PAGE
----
Books and bookstores were some of the finest treasures on the westward leg of our journey, but there were a few other things worth mentioning, too.
First of all, traveling with kids–even with ones who consider a trip to a bookstore a high point of the day–necessitates scheduling in some stretch time, or time to get their sillies out as my daughter’s first grade teacher puts it.
We learned our lesson on this front last year on the drive. It’s not that the kids wouldn’t be perfectly happy by hour six, it’s that me and my husband would be pounding on glass to get out of the car.
The back seat was at that point turned into a combination funplex/football field/comedy club–comedy being a generous term for jokes pitched at the five-seven year old set.
This year the kids could do even more hours in the car, so long as we planned in some playground stops. And swims. And even an all out hike.
It’s funny, our youngest learned to ride a bike this year and we are about one tight turn and getting-the-thing-started away from being able to ride as a family. Both kids are getting more comfortable in the water, although I wouldn’t call them swimmers yet. But I can imagine being able to do some of the more rugged stuff we had to put on hold during the baby years. It’s not here yet, but it’s coming.
Which is an identity shift of sorts. I still need to assist with shampooing after swim lessons–but I won’t for long. Not for always anyway. Once it was impossible to picture *not* needing to do these things; now it’s impossible to pretend that I always will.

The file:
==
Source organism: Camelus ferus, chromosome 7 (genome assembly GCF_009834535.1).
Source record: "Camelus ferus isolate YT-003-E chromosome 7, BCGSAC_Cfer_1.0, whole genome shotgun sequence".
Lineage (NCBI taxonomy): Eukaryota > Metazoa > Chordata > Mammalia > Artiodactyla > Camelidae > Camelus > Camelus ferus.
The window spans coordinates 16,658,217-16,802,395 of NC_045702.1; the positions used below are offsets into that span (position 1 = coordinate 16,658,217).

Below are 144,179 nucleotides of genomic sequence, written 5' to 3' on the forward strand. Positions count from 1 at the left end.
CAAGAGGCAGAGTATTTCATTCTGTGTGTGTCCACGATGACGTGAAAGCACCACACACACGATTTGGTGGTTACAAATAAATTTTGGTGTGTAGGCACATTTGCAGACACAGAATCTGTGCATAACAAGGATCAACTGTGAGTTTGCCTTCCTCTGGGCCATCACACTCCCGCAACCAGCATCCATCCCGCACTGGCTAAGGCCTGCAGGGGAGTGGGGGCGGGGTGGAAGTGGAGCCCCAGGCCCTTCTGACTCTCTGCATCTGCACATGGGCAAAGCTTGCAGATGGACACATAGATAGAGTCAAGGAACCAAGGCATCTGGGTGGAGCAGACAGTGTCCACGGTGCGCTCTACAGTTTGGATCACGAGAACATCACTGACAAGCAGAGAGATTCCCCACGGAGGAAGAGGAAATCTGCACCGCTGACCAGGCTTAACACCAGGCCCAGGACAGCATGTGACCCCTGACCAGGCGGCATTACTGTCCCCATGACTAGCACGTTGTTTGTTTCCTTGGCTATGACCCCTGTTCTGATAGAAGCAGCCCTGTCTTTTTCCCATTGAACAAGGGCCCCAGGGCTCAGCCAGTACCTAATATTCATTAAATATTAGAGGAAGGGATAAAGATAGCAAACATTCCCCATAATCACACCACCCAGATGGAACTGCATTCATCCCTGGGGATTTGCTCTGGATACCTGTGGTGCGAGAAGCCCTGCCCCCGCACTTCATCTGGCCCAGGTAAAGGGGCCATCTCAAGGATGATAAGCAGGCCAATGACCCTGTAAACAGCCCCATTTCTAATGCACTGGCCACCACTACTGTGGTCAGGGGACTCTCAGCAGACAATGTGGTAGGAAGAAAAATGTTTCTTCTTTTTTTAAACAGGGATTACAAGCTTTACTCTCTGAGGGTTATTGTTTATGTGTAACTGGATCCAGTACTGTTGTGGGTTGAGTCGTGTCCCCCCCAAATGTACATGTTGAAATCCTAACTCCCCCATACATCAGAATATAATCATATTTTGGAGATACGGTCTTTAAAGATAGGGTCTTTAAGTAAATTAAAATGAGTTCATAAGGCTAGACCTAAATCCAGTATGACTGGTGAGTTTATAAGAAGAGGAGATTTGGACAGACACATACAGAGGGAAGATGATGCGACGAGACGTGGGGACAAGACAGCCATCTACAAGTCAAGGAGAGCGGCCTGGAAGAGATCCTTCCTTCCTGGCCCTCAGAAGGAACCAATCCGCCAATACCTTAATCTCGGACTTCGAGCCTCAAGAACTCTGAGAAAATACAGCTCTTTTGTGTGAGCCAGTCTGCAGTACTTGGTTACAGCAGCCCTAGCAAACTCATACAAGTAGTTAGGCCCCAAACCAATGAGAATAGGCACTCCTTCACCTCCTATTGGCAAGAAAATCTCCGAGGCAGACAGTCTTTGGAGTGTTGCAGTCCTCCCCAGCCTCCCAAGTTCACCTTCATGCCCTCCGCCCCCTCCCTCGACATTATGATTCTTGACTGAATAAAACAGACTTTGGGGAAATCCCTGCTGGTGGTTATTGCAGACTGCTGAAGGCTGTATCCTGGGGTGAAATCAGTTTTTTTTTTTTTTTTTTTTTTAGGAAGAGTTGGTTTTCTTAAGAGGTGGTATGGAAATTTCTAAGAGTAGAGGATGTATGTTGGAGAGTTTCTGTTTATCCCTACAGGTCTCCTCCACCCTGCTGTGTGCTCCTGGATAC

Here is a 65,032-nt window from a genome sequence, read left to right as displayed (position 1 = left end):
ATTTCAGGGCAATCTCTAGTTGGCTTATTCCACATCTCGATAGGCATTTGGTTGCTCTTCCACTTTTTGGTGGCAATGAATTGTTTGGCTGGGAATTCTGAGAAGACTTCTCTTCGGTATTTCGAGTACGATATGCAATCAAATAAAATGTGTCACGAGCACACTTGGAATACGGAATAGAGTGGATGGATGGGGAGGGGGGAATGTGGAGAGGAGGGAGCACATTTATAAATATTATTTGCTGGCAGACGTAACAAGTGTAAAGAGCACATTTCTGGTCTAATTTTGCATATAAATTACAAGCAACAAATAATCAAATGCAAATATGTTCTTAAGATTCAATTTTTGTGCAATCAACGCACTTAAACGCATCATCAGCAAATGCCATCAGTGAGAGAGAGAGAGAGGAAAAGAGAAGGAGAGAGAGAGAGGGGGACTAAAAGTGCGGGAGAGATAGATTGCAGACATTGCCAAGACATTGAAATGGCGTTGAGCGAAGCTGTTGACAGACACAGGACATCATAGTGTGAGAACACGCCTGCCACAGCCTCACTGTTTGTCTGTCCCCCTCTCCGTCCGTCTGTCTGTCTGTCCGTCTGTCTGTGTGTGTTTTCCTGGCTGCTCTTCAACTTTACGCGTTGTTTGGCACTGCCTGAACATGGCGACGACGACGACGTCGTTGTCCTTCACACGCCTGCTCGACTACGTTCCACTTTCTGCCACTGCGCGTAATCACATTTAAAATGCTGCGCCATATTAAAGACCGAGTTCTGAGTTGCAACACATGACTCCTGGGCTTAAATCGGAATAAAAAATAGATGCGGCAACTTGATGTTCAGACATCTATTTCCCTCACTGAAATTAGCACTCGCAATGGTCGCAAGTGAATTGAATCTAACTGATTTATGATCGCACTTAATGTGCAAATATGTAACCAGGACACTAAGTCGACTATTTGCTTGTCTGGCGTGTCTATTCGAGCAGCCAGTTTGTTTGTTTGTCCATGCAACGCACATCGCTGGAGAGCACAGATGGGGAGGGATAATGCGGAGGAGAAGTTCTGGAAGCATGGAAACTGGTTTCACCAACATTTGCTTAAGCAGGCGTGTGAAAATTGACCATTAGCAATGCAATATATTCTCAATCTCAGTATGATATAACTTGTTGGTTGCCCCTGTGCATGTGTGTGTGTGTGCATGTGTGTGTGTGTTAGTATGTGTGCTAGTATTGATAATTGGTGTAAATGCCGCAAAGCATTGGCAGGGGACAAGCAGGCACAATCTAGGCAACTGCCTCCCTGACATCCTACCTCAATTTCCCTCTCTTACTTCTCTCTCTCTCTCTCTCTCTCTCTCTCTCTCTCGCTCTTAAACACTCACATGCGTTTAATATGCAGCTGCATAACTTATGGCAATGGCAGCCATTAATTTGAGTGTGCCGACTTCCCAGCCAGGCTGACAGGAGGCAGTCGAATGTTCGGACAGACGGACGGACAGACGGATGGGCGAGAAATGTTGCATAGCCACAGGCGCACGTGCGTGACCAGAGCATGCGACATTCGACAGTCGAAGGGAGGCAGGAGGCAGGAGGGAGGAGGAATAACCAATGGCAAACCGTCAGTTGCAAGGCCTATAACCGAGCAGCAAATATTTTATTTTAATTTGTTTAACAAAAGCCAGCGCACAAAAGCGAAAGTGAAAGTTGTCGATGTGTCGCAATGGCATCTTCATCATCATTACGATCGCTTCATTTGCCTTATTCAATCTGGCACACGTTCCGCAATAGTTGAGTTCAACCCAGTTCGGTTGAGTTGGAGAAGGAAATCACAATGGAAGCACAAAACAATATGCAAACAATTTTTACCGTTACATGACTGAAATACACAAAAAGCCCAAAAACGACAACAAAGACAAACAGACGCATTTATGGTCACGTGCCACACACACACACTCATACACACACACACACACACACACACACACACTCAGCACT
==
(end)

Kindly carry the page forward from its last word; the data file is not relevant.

I’ve nurtured them, and now we’re reaching a point where they’ll soon bike faster than I do. They’ll be pushing to take the longer hike.
Across the country we listened to Taylor Swift. I like her–and was glad to read Stevie Nicks’ view that she’s really much more than a creation of the pop music machine–but my kids *love* her. One activity that kept them occupied on the road was learning the lyrics to the songs on her latest album.
Album. A word for something my kids have never even played. Another sign that one day what I know will be outdated–and the next generation will come in. Hike in.
Here’s one that pretty much sums up our voyage out–and maybe even sums up all of our voyages.
if we’re lucky, we got nurtured along the way, or we nurture our little ones, or maybe somebody else.
But only for a time.